Going to an all girls school for 13 years of my life, instilled in me that women can challenge, shape and change the world. It wasn’t until college when I was faced with what I thought was ignorance. However, I was the ignorant one. I didn’t realize how many men and women did not think women were good enough, or capable enough.
Then I went into the workforce, and naively thought that surely the people who work here are more mature than those I went to university with. Wrong again. Of course, the sexism wasn’t “celebrated” openly, but in advertising, there’s deﬁnitely a boy’s club.
At that point I was torn; do I act like one of the boys or do I just act like me? Apparently, my supervisor noticed this internal struggle as acting like one of the guys wasn’t working out so well for me. She pulled me to the side one day and told me to sugar coat my emails a little, that I was being too direct, and though that may work for the male account managers, it wouldn’t be received well from a woman. She continued to tell me that in her last 360 review, she was called abrasive and because of that was denied a promotion, and she didn’t want to see the same for me.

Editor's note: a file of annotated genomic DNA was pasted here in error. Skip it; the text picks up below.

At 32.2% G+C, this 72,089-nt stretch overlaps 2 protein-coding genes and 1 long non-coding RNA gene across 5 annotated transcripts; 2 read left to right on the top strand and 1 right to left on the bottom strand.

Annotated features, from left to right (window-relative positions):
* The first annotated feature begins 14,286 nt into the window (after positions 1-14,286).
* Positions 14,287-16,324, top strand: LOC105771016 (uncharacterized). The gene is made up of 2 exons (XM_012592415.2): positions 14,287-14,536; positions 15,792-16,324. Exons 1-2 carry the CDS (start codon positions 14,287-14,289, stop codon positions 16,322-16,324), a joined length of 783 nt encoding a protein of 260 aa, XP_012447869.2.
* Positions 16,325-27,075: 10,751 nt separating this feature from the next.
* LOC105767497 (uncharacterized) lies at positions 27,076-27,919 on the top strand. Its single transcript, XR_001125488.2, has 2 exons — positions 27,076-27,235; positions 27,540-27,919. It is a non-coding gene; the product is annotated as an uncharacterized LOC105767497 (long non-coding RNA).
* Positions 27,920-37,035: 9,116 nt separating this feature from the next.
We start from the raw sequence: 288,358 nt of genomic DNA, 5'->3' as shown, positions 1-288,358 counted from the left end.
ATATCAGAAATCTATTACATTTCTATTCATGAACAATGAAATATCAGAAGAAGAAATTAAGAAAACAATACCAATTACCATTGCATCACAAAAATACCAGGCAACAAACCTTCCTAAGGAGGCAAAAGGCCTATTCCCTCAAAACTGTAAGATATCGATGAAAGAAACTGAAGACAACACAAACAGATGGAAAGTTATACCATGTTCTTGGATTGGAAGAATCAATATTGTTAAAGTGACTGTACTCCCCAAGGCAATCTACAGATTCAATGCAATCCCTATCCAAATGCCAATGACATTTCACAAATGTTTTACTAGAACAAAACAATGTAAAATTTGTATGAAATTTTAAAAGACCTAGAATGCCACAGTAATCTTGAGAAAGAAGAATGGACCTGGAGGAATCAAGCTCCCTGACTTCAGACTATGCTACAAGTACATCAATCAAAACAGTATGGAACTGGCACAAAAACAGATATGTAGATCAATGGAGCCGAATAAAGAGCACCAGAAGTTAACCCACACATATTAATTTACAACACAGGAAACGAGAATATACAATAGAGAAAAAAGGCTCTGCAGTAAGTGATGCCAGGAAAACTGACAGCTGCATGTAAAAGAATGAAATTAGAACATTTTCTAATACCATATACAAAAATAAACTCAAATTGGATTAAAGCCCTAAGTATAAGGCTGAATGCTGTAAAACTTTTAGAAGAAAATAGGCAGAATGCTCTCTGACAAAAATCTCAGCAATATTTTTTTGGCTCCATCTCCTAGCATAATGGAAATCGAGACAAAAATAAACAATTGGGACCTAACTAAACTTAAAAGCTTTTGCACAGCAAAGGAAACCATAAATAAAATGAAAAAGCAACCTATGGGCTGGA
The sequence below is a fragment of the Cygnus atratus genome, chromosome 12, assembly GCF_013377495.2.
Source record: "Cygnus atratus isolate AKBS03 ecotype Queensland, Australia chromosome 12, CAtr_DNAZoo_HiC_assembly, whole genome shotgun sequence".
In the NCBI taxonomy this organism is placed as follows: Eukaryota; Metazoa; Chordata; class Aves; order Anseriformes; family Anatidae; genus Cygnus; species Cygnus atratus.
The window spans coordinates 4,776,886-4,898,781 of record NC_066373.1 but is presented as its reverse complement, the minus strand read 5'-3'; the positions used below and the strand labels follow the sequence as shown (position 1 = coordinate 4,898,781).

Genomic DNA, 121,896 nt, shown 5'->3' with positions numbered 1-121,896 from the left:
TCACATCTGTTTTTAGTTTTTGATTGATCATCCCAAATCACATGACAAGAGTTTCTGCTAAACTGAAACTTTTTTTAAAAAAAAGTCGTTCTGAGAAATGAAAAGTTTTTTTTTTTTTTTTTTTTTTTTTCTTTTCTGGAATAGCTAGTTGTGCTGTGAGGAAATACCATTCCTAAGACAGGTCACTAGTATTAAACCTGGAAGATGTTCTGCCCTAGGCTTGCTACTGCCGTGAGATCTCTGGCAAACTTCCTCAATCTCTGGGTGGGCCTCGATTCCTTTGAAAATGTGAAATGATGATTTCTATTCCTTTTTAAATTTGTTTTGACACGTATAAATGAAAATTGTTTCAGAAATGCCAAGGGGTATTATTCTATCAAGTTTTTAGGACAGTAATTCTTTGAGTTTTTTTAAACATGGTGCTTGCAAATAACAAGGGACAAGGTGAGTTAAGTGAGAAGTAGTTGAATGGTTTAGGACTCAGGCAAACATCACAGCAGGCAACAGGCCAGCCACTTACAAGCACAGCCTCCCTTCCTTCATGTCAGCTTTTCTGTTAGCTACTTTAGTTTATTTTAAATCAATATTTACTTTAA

Nilofer Merchant, the author of “Onlyness” and speaker at the 3% Conference, shared with us that “69% of people cover a part of who they are to ﬁt in.” That is exactly what my previous supervisor had asked me to do despite her good intentions. With the staggering reality that only 3% of creative directors are women, I ﬁnd it hard to believe that trying to ﬁt in has worked for us.
The 2016 3% Conference was the ﬁrst time since primary school that I had felt surrounded by a community of women that believe in women. We cannot be the victims of our own lives and I was happy to be in the company of such strong women who had overcome obstacles that I am only beginning to encounter in the early stages of my career.
I have had the fortune of being surrounded by powerful women: Karen Kaplan, CEO of Hill Holliday; Pippa Seichrist, co-founder of Miami Ad School; and Kat Gordon, founder of the 3% Movement.
Now, that I am about to reenter the workforce as a creative women, I am hoping not only to be one of the women in that small percentage, I want to change the statistic entirely. I want to be among the ﬁrst female, Puerto Rican chief creative ofﬁcers.
Learn more about the 3% Conference Student Challenge.